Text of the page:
…tolerance for uncertainty is the prerequisite to succeeding. (Art and Fear, David Bayles & Ted Orland 1993)
Sorry this post is late this week. I was under the gun to get the revisions done on the final book of my 72 Hours Till Love trilogy. My editor hasn’t signed off quite yet, but the end is definitely getting close. This means it’s time to start thinking about my “super-seekrit project”.
The Super-seekrit project, or SSP, is my first foray into single title writing. It’s never good to keep all your eggs in one basket, as they say, and while I love writing category length novels, I thought I’d try my hand at writing a longer, more mainstream novel. Needless to say, I’m nervous. In many ways, I’m jumping into the unknown. Writing longer means stretching myself as a writer, and frankly, I’m nervous that my chops might not be ready for the stretch.
But, the I had a long talk though with my mentor, the awesome Donna Alward who made this jump a couple years ago. She reminded me to focus on one small goal at a time. Rather than stress out that the book might never sell, focus on the challenge of writing something new. Completing a bigger book will be, in itself, a victory.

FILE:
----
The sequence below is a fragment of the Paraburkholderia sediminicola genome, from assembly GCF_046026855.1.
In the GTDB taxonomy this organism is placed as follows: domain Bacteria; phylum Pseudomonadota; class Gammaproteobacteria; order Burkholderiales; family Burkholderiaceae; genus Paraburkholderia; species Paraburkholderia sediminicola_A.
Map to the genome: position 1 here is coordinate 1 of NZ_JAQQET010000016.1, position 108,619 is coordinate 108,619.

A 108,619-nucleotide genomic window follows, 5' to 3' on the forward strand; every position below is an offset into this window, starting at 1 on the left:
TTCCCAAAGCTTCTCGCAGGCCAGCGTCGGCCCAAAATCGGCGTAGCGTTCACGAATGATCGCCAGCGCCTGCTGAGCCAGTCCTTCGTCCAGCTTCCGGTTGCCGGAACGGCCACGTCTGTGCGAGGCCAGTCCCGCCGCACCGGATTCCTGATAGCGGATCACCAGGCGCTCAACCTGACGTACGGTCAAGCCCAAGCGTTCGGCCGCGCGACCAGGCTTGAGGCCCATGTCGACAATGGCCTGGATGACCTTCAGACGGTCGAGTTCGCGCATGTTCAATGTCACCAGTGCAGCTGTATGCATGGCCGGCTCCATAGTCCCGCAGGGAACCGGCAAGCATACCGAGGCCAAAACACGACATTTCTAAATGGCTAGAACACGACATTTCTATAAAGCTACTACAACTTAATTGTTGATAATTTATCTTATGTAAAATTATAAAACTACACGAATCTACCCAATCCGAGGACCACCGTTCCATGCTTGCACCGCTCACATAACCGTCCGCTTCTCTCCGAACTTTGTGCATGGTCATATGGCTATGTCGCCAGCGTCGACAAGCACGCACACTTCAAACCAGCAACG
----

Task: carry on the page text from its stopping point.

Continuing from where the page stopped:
She’s right, of course. After talking with her, I dug out my copy of Art and Fear. Reading it reminded me that nerves are good and that pushing myself beyond my comfort zone will help my skills grow. What’s that old saying? The only guaranteed failure is failing to act. (Or something like that.)
These past few months, I’ve been looking at what makes successful, effective writers. One of the things I’ve noticed is that today’s successful writers have a fearlessness about them. They aren’t afraid to try new things or push themselves, and damn the consequences. I liken them in many ways to downhill skiers who hurl themselves down the course knowing very well they might crash and burn on the way. More often than not, however, they reach the finish line.
To be truly successful at anything, you need to have a bit of fearlessness. This sounds very fundamental, but for someone like me, who was raised to be fearful of everything, it’s a challenge. One I hope, that over the next four months, I will rise to.
I’ll keep you posted on the progress. In the meantime, keep challenging yourselves as well.